After the home game against Kobe in May the Kobe coach had said we were a good team who were only going to get better as the season progressed and the players adapted to the new style and formation. He must have had a surprise today when the Avispa team lined up in a totally new formation, missing many of the players who had done well that day, and with others playing in totally different positions.
I have been an advocate of having a 3xx formation to use as a Plan B when things may need to be changed a little bit, but by that I meant for specific occasions like when we may be having trouble scoring against a team we should be beating, or when being over-run centrally, or if players get injured or are suspended.
For the second time in a week now we have used the formation for no real purpose other than to tinker with the team and formation. It’s exciting to have a manager brave enough to give debuts to new players, or change player’s positions, or whole team formations, but there needs to be a balance between adventure and having an established routine which the players are comfortable with.
After being fairly ineffective mid-week against Mito we were set up with the same 352 formation against Kobe; a team who would be less troubled by disjointed attacks and could exploit gaps in the defence more ruthlessly. The problem was exacerbated by having Okada playing as one of the 3 centre-backs.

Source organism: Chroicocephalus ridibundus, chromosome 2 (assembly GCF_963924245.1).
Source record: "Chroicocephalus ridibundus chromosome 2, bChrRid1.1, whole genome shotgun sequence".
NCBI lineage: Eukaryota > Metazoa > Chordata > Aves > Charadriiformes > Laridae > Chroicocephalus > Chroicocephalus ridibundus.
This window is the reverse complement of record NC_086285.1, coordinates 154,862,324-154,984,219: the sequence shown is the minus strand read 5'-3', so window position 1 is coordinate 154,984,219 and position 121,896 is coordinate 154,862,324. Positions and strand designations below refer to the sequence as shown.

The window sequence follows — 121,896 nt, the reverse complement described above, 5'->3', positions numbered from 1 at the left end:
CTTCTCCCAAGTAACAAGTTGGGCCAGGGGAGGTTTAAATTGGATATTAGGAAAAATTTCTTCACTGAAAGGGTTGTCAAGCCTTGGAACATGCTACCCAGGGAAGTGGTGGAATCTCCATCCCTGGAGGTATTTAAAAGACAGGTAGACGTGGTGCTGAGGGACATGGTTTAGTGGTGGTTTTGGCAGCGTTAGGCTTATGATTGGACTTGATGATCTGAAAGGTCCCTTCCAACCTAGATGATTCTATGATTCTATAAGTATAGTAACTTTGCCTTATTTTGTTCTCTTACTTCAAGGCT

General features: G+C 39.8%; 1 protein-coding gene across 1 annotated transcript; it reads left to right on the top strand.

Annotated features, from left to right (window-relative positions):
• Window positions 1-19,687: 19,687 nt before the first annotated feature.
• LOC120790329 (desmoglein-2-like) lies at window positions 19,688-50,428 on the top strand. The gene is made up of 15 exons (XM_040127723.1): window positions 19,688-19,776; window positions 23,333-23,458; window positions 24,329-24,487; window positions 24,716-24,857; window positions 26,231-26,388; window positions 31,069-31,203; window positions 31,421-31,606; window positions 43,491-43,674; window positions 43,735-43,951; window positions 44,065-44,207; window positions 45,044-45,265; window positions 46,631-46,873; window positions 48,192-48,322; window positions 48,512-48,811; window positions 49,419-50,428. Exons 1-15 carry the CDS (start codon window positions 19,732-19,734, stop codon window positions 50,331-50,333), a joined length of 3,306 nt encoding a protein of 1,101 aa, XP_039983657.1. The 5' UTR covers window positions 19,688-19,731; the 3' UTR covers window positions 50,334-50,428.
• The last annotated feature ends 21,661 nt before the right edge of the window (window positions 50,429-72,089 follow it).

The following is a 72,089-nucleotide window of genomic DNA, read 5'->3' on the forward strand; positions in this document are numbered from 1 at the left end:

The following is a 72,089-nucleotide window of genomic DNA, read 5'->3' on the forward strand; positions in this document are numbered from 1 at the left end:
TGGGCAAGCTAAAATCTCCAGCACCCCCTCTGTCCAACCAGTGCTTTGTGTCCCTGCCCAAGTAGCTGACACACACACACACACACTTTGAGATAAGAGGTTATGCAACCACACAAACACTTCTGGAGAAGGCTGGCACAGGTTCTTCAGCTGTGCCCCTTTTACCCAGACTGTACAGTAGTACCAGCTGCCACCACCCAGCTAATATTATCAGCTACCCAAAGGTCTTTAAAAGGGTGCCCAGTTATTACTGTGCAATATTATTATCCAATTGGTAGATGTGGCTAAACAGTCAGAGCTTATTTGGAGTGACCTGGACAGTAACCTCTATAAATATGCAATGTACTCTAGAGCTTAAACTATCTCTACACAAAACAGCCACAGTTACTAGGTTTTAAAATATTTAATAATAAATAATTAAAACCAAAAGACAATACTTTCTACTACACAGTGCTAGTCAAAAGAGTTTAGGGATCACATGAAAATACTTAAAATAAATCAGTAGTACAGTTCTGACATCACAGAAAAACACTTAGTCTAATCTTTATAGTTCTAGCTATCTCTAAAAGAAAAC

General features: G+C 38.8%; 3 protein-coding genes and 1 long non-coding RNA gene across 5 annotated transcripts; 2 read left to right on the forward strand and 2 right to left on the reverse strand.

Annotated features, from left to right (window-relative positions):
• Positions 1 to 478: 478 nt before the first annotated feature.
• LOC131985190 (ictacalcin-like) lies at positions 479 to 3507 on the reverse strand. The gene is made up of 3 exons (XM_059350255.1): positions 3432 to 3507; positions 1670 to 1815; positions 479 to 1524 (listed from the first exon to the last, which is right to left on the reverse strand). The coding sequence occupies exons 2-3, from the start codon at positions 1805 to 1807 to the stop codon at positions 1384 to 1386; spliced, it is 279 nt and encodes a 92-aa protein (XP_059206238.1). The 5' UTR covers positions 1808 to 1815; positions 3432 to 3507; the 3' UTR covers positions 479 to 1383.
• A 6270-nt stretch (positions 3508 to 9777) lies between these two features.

We weren’t playing 352 because of players being suspended/injured, we had a right-back and left-back on the bench who could have played in a back 4 but were choosing to play a 1.70m midfielder as central defender rather than using them.
It took Kobe only 4 minutes to score. A ball down the right saw all 3 centre-backs drawn to that side with the dangerous Mazinho left unmarked on the left side of the box. I’m not sure who was supposed to be marking him, possibly Jogo was right wing-back, but a neat back heel took out everyone and a cross-shot squirmed under Kamiyama into the middle. Park Gun had planty of time to deal with it but tried to use his right instead of smashing it with his left and totally missed the ball to let Morioka score from about 2m.
Avispa made a couple of chances, but never really troubled the keeper. The best chance fell to Kanakubo when played through well into the box but he seemed to take half a second to long before shooting and just made the angle to tight, and keeper time to set himself.
Kobe were better than us all over the pitch, but we weren’t then making them play that hard either. Our defence kept being dissected by fairly simple diagonal passes in behind as we looked to keep a fairly high line.
Just before half time Kobe doubled their lead as one of our 3 centre-backs played Sugiura onside and he ran free on goal and finished calmly. I’m not sure if I’ve ever seen a footballer wearing make-up before, but I think Sugiura was.